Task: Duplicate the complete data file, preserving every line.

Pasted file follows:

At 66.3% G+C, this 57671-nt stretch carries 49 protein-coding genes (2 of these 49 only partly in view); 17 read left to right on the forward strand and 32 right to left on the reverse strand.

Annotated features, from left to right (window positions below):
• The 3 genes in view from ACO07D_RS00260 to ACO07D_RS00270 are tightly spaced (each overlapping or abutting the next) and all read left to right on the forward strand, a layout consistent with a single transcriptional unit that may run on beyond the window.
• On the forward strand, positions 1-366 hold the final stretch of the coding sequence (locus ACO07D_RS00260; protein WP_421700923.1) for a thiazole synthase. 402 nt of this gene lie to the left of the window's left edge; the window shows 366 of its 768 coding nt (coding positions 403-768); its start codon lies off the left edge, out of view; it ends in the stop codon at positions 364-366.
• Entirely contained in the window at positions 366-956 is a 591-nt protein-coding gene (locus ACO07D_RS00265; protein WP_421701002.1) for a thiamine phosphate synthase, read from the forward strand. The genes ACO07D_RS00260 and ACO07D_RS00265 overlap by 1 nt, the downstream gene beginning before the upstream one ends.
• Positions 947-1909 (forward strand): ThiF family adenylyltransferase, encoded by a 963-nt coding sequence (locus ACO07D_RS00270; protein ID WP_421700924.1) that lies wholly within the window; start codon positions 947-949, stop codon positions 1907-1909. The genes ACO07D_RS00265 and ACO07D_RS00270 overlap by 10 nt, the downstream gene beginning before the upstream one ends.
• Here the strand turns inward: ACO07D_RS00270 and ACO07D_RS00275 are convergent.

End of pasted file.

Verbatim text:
At 66.3% G+C, this 57671-nt stretch carries 49 protein-coding genes (2 of these 49 only partly in view); 17 read left to right on the forward strand and 32 right to left on the reverse strand.

Annotated features, from left to right (window positions below):
• The 3 genes in view from ACO07D_RS00260 to ACO07D_RS00270 are tightly spaced (each overlapping or abutting the next) and all read left to right on the forward strand, a layout consistent with a single transcriptional unit that may run on beyond the window.
• On the forward strand, positions 1-366 hold the final stretch of the coding sequence (locus ACO07D_RS00260; protein WP_421700923.1) for a thiazole synthase. 402 nt of this gene lie to the left of the window's left edge; the window shows 366 of its 768 coding nt (coding positions 403-768); its start codon lies off the left edge, out of view; it ends in the stop codon at positions 364-366.
• Entirely contained in the window at positions 366-956 is a 591-nt protein-coding gene (locus ACO07D_RS00265; protein WP_421701002.1) for a thiamine phosphate synthase, read from the forward strand. The genes ACO07D_RS00260 and ACO07D_RS00265 overlap by 1 nt, the downstream gene beginning before the upstream one ends.
• Positions 947-1909 (forward strand): ThiF family adenylyltransferase, encoded by a 963-nt coding sequence (locus ACO07D_RS00270; protein ID WP_421700924.1) that lies wholly within the window; start codon positions 947-949, stop codon positions 1907-1909. The genes ACO07D_RS00265 and ACO07D_RS00270 overlap by 10 nt, the downstream gene beginning before the upstream one ends.
• Here the strand turns inward: ACO07D_RS00270 and ACO07D_RS00275 are convergent.